Warhead sled testing will continue through 1998 and will be followed by direct hit sled testing in 1999.

The Navy and DOT&E are currently assessing the scope and target types to be used in the UOES at-sea testing. Options include the Short-Range Air Launched Target (SRALT), the Lance, and the land launched HERA. The intent is to develop a UOES test that will maximize the CINC's understanding of the UOES against threat targets.


The Program Demonstration and Risk Reduction phase demonstrated that the Aegis SPY-1 radar could track a theater ballistic missile. In a separate test the Standard Missile demonstrated that it could engage and intercept a Lance target using guidance data from White Sands Missile Range tracking instrumentation. The contractors and the Navy have a long history of evolutionary development of the Aegis and Standard Missile system. However, the Navy has never previously attempted to develop a system capable of acquiring, tracking, and intercepting theater ballistic missiles.

The program continues to work on mitigating several risk areas. The PROGRAM is implementing the Welch Panel's findings from their investigation of the theater missile defense programs. The program has strongly embraced an event driven (vice schedule driven) program. Additional time has been added to the White Sands Missile Range flight test schedule to make it more realistic and to reduce program risk. Additionally, high fidelity hardware-in-the-loop simulation has also been incorporated into the program for a more thorough understanding of the seeker performance capability.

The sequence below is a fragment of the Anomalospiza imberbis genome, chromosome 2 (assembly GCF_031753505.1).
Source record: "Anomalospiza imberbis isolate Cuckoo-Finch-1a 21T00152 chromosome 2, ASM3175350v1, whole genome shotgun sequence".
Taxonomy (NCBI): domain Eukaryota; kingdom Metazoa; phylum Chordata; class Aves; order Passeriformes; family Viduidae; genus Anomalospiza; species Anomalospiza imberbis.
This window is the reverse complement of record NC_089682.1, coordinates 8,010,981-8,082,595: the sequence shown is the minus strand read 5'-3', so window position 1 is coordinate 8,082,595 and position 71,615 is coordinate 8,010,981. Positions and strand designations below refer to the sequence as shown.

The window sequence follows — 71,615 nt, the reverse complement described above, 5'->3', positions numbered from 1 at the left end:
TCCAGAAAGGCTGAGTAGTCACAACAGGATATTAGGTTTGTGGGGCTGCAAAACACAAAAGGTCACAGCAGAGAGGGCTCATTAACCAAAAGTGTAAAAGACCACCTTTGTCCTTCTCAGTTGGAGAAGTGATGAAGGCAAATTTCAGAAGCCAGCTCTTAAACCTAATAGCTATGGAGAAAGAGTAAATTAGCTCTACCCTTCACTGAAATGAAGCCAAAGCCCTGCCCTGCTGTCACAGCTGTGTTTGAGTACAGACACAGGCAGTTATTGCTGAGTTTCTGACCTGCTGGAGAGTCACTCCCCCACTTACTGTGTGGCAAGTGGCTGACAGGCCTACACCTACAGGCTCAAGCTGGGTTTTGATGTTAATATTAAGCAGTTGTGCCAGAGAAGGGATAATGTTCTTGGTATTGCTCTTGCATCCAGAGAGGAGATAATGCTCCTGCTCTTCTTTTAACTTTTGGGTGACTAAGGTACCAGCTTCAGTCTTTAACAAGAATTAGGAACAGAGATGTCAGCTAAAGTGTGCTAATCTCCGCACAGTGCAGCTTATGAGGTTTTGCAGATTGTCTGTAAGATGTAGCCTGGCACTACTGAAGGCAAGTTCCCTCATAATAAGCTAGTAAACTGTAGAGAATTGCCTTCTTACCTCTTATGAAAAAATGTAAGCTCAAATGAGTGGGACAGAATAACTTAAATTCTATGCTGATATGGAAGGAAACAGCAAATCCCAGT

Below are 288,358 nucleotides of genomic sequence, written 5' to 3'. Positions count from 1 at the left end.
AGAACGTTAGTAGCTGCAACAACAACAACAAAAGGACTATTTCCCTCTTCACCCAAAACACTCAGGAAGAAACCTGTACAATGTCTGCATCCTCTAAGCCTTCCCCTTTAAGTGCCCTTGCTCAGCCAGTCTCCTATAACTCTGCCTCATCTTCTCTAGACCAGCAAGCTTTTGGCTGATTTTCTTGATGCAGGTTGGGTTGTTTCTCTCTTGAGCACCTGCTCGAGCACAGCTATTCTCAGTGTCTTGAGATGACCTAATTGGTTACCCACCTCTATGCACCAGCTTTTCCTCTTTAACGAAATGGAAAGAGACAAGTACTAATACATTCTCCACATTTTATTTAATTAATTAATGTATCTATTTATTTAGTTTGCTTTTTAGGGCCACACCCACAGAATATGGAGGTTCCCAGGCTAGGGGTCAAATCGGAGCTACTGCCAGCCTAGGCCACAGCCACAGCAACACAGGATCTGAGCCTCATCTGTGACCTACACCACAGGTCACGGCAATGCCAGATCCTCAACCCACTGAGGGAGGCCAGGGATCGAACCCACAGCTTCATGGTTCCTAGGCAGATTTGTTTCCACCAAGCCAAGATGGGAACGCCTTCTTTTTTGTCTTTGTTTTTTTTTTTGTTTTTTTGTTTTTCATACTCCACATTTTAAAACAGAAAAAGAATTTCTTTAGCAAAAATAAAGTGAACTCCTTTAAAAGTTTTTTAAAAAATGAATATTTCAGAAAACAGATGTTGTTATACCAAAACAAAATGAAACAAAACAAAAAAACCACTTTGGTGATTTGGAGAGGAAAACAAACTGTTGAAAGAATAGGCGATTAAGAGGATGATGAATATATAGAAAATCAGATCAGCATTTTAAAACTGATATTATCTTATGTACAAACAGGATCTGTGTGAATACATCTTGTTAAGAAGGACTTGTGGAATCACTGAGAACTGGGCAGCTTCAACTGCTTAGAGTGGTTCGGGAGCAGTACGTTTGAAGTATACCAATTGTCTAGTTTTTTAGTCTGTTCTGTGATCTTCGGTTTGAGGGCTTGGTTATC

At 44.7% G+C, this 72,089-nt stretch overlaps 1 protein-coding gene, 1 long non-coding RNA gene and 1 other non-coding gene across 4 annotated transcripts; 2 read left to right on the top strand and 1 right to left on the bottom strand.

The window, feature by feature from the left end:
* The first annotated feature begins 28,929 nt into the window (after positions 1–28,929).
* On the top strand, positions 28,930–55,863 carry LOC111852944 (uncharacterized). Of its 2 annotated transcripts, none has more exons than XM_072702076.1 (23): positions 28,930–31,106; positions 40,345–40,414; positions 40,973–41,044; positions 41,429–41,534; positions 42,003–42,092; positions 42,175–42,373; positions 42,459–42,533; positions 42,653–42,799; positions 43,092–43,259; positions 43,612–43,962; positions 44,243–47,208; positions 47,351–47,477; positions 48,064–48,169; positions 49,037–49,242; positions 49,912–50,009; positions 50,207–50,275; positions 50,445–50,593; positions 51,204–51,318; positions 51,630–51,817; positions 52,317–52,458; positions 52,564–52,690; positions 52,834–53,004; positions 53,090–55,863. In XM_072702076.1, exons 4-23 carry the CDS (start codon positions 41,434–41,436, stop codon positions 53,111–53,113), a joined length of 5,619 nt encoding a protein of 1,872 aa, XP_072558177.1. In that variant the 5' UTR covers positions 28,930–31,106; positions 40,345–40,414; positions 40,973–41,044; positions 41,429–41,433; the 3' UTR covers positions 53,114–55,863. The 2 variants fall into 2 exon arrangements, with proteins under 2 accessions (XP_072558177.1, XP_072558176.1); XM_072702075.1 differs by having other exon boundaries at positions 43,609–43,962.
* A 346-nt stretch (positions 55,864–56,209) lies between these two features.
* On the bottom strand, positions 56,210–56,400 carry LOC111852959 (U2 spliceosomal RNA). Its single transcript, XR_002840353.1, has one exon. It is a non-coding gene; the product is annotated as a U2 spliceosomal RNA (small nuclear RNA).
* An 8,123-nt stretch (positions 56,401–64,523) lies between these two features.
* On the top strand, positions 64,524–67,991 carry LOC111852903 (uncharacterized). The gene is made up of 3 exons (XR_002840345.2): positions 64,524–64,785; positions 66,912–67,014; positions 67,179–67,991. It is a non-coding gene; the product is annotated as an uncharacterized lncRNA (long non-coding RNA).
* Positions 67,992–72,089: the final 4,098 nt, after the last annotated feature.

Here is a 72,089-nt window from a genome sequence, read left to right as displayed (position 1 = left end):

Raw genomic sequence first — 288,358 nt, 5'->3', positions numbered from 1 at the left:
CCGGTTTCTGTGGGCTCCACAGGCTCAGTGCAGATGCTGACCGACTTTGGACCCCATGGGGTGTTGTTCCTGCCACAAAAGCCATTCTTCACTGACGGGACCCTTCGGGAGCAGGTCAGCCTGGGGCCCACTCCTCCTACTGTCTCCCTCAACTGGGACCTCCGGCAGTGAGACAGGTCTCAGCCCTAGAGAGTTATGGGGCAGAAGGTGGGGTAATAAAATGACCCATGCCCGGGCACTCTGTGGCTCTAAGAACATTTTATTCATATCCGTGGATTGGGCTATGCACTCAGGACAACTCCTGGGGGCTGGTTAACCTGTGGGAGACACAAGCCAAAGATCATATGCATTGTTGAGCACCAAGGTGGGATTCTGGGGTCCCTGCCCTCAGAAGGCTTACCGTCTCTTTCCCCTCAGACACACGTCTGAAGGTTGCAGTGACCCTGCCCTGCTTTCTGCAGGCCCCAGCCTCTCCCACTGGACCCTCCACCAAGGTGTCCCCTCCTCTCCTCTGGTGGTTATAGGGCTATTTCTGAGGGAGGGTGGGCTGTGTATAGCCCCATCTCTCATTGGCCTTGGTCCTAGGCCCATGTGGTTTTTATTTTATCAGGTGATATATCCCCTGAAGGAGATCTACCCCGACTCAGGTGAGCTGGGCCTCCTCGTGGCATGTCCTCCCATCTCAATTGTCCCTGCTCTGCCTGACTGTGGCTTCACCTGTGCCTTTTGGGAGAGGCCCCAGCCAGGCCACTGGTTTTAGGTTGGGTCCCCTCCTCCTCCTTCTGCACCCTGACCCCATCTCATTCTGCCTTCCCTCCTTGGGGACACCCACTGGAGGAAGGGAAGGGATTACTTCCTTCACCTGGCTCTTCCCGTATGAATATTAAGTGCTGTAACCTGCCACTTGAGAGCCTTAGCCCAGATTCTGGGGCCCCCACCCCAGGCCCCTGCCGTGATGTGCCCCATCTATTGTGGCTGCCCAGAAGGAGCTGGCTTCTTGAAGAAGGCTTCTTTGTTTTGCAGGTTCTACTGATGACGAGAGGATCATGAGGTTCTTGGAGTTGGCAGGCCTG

There are several specific areas of technical risk in the program. The Navy did not complete the design for the forward-looking radio frequency fuze prior to Milestone II. It is unclear how that fuze may interfere with the current radio frequency seeker. Discrimination of the target in conditions of multiple objects (countermeasures) and debris is a concern that has not been addressed by testing. Also, the Aegis system may have difficulties maintaining both ballistic missile and anti-air warfare missions given the high radar loading requirements for high-speed, low cross-section theater ballistic missile targets.